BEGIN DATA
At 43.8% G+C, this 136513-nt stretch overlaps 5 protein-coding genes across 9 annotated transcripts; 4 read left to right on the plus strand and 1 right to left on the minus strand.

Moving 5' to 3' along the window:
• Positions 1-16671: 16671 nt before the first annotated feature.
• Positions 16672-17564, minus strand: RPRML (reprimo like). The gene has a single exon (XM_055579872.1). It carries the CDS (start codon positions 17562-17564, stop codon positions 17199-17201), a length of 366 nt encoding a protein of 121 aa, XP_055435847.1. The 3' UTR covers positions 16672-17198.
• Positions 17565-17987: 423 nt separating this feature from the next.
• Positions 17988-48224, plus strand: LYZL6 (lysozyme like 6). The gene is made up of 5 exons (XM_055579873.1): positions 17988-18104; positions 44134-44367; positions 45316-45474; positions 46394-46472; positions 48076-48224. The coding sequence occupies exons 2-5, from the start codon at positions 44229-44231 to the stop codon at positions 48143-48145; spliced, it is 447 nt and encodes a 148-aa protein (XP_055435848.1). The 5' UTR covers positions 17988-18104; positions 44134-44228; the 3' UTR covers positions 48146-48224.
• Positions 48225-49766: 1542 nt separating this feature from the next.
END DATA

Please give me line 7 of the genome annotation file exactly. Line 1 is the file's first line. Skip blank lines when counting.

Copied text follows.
• Positions 48225-49766: 1542 nt separating this feature from the next.